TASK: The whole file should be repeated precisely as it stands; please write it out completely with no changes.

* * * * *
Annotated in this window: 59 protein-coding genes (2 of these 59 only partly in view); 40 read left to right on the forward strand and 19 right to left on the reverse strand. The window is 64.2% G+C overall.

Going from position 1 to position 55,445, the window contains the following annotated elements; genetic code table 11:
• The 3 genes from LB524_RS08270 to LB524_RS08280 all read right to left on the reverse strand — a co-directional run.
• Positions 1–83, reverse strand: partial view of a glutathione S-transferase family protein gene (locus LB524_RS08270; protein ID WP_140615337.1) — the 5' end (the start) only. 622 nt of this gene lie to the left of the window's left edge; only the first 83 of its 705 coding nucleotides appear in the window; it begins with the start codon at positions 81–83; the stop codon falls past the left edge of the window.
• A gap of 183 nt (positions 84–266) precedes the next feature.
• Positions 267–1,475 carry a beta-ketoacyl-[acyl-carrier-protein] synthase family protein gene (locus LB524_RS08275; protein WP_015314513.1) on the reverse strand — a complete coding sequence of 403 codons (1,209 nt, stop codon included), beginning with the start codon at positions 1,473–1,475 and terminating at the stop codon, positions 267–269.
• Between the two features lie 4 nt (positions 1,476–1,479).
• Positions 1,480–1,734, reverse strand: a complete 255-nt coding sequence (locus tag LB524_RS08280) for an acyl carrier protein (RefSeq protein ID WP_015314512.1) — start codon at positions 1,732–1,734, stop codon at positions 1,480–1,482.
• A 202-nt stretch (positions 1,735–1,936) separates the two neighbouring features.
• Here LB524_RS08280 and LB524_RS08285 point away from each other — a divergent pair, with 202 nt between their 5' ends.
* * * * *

Annotated in this window: 59 protein-coding genes (2 of these 59 only partly in view); 40 read left to right on the forward strand and 19 right to left on the reverse strand. The window is 64.2% G+C overall.

Going from position 1 to position 55,445, the window contains the following annotated elements; genetic code table 11:
• The 3 genes from LB524_RS08270 to LB524_RS08280 all read right to left on the reverse strand — a co-directional run.
• Positions 1–83, reverse strand: partial view of a glutathione S-transferase family protein gene (locus LB524_RS08270; protein ID WP_140615337.1) — the 5' end (the start) only. 622 nt of this gene lie to the left of the window's left edge; only the first 83 of its 705 coding nucleotides appear in the window; it begins with the start codon at positions 81–83; the stop codon falls past the left edge of the window.
• A gap of 183 nt (positions 84–266) precedes the next feature.
• Positions 267–1,475 carry a beta-ketoacyl-[acyl-carrier-protein] synthase family protein gene (locus LB524_RS08275; protein WP_015314513.1) on the reverse strand — a complete coding sequence of 403 codons (1,209 nt, stop codon included), beginning with the start codon at positions 1,473–1,475 and terminating at the stop codon, positions 267–269.
• Between the two features lie 4 nt (positions 1,476–1,479).
• Positions 1,480–1,734, reverse strand: a complete 255-nt coding sequence (locus tag LB524_RS08280) for an acyl carrier protein (RefSeq protein ID WP_015314512.1) — start codon at positions 1,732–1,734, stop codon at positions 1,480–1,482.
• A 202-nt stretch (positions 1,735–1,936) separates the two neighbouring features.
• Here LB524_RS08280 and LB524_RS08285 point away from each other — a divergent pair, with 202 nt between their 5' ends.